US autos/housing worsen

Cerberus.JPG
1 in every 196 US households was in receipt of a foreclosure filing at the end of September, according to Bloomberg. This is a scary number for anyone who owns a house. And Quarter 4 is likely to be worse. Latest figures from the Realtors Association show September’s existing home sales down 19.1% from a year ago.

US auto markets are also getting worse. I calculate that sales of the Big 3 (GM, Ford, Chrysler) are down 7.8% this year, based on latest sales data. Market conditions have deteriorated markedly since I last reviewed industry performance in early September.

Chrysler are already offering cashbacks and lease cash on most of their 2008 range. They are also taking an axe to inventory, which fell 8% last month versus a year ago. Even so, it still stands at 84 days sales.

Chrysler are bound to be aggressive, as the new owners are Cerberus, the private equity firm. And chemical companies can’t say they weren’t warned. Cerberus have, after all, named themselves after the 3 headed dog who guarded the gates to Hell in Greek myth! (The pic at the top by William Blake gives you the general idea.)

Darryl Jackson, their VP for U.S. Sales justified the cashbacks by referring to ‘growing concerns about the housing slump… and future economic conditions’. And we can see this in the latest reports from the individual companies:

• GM reported a 6% fall in Q3 vehicle sales versus a year ago.
• Ford were down 9.5% in October.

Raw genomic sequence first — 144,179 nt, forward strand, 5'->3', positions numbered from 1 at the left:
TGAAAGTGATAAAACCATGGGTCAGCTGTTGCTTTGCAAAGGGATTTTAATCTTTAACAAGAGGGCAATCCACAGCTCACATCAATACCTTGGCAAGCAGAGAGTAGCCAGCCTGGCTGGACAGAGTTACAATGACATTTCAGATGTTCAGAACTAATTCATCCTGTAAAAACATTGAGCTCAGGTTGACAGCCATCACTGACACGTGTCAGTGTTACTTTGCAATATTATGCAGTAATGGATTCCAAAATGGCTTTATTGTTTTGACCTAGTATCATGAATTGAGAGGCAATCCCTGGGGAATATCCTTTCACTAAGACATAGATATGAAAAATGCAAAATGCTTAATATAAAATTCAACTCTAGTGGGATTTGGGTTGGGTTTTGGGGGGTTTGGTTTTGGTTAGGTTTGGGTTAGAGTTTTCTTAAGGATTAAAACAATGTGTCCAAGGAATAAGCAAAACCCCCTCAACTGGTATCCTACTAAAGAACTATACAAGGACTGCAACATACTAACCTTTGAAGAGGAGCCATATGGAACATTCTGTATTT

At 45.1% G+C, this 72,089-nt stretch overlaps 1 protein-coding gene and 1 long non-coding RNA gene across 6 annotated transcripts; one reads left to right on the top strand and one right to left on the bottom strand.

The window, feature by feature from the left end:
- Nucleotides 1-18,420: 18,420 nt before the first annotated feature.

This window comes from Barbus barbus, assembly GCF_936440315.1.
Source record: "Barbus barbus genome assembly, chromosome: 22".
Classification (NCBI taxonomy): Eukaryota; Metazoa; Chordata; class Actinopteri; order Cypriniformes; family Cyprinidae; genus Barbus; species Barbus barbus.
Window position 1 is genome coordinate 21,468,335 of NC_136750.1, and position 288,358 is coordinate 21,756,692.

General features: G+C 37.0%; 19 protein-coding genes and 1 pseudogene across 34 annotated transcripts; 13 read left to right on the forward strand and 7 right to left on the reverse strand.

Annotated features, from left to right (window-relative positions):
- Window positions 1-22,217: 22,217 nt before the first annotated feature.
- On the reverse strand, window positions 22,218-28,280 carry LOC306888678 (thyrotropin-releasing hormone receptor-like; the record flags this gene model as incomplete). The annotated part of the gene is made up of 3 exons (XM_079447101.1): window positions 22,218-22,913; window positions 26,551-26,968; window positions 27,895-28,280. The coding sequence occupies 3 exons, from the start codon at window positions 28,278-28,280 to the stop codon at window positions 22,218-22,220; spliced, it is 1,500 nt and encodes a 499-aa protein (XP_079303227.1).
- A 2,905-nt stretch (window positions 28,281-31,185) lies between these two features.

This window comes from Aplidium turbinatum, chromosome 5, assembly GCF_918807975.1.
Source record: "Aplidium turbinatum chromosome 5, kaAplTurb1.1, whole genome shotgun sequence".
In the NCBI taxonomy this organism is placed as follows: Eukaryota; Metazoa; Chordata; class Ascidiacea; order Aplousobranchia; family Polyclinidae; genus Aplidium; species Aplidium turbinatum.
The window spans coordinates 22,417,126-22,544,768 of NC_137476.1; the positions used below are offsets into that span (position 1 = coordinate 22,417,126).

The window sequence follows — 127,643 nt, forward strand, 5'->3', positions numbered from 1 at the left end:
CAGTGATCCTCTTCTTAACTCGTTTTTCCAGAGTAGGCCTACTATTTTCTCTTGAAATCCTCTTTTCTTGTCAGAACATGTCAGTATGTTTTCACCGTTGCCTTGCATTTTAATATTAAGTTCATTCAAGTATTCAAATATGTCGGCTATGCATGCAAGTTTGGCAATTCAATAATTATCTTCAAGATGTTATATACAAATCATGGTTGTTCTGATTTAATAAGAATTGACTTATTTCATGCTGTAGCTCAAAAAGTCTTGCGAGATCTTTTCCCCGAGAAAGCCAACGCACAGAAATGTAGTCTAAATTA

• Chrysler were 9% down.
Toyota managed a minor 0.5% increase (but noted that October had an extra selling day this year, so in reality their sales were also down on a daily basis)

Any US chemical company making final adjustments to 2008 budgets would be well advised to err on the downside. Domestic US markets could get very difficult next year, if core auto and housing markets don’t start to recover soon.

About Paul Hodges

Paul Hodges is Chairman of International eChem, trusted commercial advisers to the global chemical industry. The aim of this blog is to share ideas about the influences that may shape the chemical industry over the next 12 – 18 months. It will try to look behind today’s headlines, to understand what may happen next in important issues such oil prices, economic growth and the environment. We may also have some fun, investigating a few of the more offbeat events that take place from time to time. Please do join me and share your thoughts. Between us, we will hopefully develop useful insights into the key factors that will drive the industry's future performance.

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